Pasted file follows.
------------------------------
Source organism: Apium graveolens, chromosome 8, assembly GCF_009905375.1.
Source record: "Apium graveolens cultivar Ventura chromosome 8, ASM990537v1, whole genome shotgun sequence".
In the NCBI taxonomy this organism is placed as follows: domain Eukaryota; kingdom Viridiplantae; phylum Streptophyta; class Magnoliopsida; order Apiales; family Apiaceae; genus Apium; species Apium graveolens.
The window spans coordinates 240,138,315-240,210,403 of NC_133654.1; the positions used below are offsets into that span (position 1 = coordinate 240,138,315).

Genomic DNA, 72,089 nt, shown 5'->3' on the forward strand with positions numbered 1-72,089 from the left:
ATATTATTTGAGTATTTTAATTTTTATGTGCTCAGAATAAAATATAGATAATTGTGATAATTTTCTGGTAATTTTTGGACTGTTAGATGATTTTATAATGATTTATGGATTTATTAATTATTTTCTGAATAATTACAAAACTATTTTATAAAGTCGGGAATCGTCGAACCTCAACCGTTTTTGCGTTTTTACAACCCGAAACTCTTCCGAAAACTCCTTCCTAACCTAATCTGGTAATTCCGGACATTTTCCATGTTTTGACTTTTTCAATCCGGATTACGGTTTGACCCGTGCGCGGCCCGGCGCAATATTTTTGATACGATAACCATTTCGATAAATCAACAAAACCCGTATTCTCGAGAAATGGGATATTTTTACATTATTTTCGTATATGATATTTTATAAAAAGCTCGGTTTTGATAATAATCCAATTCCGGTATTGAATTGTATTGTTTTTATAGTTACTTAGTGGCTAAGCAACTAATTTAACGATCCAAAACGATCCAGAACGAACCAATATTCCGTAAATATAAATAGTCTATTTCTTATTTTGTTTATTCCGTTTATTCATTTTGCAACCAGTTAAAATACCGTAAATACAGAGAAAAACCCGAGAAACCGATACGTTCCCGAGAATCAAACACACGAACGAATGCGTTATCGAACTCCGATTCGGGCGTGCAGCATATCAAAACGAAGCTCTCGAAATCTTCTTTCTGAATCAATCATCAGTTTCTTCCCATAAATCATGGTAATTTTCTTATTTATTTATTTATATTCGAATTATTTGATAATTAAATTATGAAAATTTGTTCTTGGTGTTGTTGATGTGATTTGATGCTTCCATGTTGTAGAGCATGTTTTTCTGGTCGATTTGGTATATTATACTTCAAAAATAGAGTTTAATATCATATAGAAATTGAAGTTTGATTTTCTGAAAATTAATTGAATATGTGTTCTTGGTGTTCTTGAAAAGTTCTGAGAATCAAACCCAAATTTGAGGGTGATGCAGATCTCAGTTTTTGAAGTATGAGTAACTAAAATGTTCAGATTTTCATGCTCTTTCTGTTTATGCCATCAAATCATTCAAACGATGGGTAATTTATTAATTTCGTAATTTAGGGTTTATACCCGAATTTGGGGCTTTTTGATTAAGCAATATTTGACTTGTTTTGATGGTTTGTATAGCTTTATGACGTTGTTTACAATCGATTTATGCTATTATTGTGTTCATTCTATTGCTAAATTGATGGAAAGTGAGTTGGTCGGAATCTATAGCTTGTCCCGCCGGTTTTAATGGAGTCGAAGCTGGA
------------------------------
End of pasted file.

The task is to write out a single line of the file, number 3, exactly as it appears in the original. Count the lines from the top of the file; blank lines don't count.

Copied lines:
In the NCBI taxonomy this organism is placed as follows: domain Eukaryota; kingdom Viridiplantae; phylum Streptophyta; class Magnoliopsida; order Apiales; family Apiaceae; genus Apium; species Apium graveolens.